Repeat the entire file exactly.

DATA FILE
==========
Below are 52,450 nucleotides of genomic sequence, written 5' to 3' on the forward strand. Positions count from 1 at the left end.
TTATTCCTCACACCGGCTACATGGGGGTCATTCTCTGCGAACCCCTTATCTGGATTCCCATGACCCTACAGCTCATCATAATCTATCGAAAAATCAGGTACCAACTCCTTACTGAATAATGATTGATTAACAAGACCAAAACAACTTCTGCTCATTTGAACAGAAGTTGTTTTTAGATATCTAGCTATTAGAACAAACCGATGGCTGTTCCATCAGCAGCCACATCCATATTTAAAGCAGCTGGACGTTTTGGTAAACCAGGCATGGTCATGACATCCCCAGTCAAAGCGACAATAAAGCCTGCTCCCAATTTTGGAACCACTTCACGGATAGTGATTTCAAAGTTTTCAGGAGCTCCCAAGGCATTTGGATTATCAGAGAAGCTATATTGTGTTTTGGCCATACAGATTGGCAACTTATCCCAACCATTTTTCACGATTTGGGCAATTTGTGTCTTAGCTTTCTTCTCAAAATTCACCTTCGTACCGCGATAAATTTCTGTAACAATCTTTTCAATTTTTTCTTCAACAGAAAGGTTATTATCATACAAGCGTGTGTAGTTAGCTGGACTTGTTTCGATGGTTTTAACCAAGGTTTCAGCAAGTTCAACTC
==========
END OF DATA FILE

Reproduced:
Below are 52,450 nucleotides of genomic sequence, written 5' to 3' on the forward strand. Positions count from 1 at the left end.
TTATTCCTCACACCGGCTACATGGGGGTCATTCTCTGCGAACCCCTTATCTGGATTCCCATGACCCTACAGCTCATCATAATCTATCGAAAAATCAGGTACCAACTCCTTACTGAATAATGATTGATTAACAAGACCAAAACAACTTCTGCTCATTTGAACAGAAGTTGTTTTTAGATATCTAGCTATTAGAACAAACCGATGGCTGTTCCATCAGCAGCCACATCCATATTTAAAGCAGCTGGACGTTTTGGTAAACCAGGCATGGTCATGACATCCCCAGTCAAAGCGACAATAAAGCCTGCTCCCAATTTTGGAACCACTTCACGGATAGTGATTTCAAAGTTTTCAGGAGCTCCCAAGGCATTTGGATTATCAGAGAAGCTATATTGTGTTTTGGCCATACAGATTGGCAACTTATCCCAACCATTTTTCACGATTTGGGCAATTTGTGTCTTAGCTTTCTTCTCAAAATTCACCTTCGTACCGCGATAAATTTCTGTAACAATCTTTTCAATTTTTTCTTCAACAGAAAGGTTATTATCATACAAGCGTGTGTAGTTAGCTGGACTTGTTTCGATGGTTTTAACCAAGGTTTCAGCAAGTTCAACTC